She emulates her father, whose unrelenting work ethic and versatility, from forging strong relationships with customers and vendors to making Mexican specialties, laid the foundation for success. “My only mentor is my father,” she said.
At the new Bendite Market at The Hixon Westside Yard Apartments off Century Drive, owners are counting on the flavors of the Middle East, Asia, Europe and South America—not just convenience-store sundries—to draw customers from the complex’s more than 200 apartments and beyond.
Snacks, candies, beverages, spices and packaged goods, from Turkish iced coffee, Thai milk tea and Japanese matcha Kit Kats to Tunisian harissa spice paste and Moroccan sardines line the aisles. Co-owner David Sayidi springs from behind the register to guide visitors, explaining the healthful properties and soothing effects of saffron tea. The 29-year-old moved to Redmond from Afghanistan a decade ago to join a cousin here after serving as a translator for U.S. forces in his homeland.
A friend introduced him to Haseeb Shojai of Redmond, who came to Central Oregon from Afghanistan in 2004 and built his business MHTS, which owns and operates gas stations, grocery stores, restaurants and bars throughout Central Oregon, from the Parkway Chevron in Bend, to Saffron Grill, a Persian restaurant in Redmond.
“With the college [OSU Cascades] being right around the corner, and with the diversity that’s happening with a lot of people moving in from California and Washington and from other states, we thought we should give it a try,” said Shojai. “You can find unique snacks in Bend instead of having to order them online or having to go to a bigger city to try an international market.”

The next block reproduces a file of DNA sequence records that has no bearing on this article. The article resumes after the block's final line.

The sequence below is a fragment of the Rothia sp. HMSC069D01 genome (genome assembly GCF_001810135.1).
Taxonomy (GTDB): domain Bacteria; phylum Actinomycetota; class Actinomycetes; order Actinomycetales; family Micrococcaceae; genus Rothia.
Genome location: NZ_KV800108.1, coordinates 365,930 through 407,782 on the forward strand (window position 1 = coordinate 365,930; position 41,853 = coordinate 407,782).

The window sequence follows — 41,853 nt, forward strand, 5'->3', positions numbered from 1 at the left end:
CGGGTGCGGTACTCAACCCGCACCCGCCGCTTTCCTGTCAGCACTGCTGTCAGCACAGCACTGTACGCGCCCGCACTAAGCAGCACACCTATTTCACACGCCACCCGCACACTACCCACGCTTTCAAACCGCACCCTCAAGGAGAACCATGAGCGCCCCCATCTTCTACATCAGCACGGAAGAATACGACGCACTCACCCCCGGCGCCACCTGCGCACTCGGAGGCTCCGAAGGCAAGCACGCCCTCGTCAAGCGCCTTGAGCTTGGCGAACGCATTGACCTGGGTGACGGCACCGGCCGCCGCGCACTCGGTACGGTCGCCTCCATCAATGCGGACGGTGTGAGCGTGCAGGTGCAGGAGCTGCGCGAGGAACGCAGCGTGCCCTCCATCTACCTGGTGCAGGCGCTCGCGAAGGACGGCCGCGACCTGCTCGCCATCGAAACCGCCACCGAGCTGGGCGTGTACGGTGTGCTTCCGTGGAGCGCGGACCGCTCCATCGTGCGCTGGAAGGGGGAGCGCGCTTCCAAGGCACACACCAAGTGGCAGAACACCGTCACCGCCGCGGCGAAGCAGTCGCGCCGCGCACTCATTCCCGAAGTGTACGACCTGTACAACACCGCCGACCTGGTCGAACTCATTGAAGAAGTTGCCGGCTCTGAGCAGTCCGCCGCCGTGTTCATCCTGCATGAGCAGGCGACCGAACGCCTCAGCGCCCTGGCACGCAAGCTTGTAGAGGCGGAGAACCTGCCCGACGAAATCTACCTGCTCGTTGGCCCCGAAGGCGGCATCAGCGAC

Shojai said he tapped savings generated by MHTS to launch the independent retail space of about 1,800 square feet. He relied on his business sense and his own information gathering rather than market analysis. He talks with vendors and customers daily about product requests, and when he cooks for guests at home—Persian dishes such as marinated lamb kebabs and rice with raisins and almonds—they always ask how to make it, but can’t find the spices.
Shojai aims to fix that. “We are proud to call Central Oregon home and to be able to be part of a change that will diversify Central Oregon in a good way,” he said.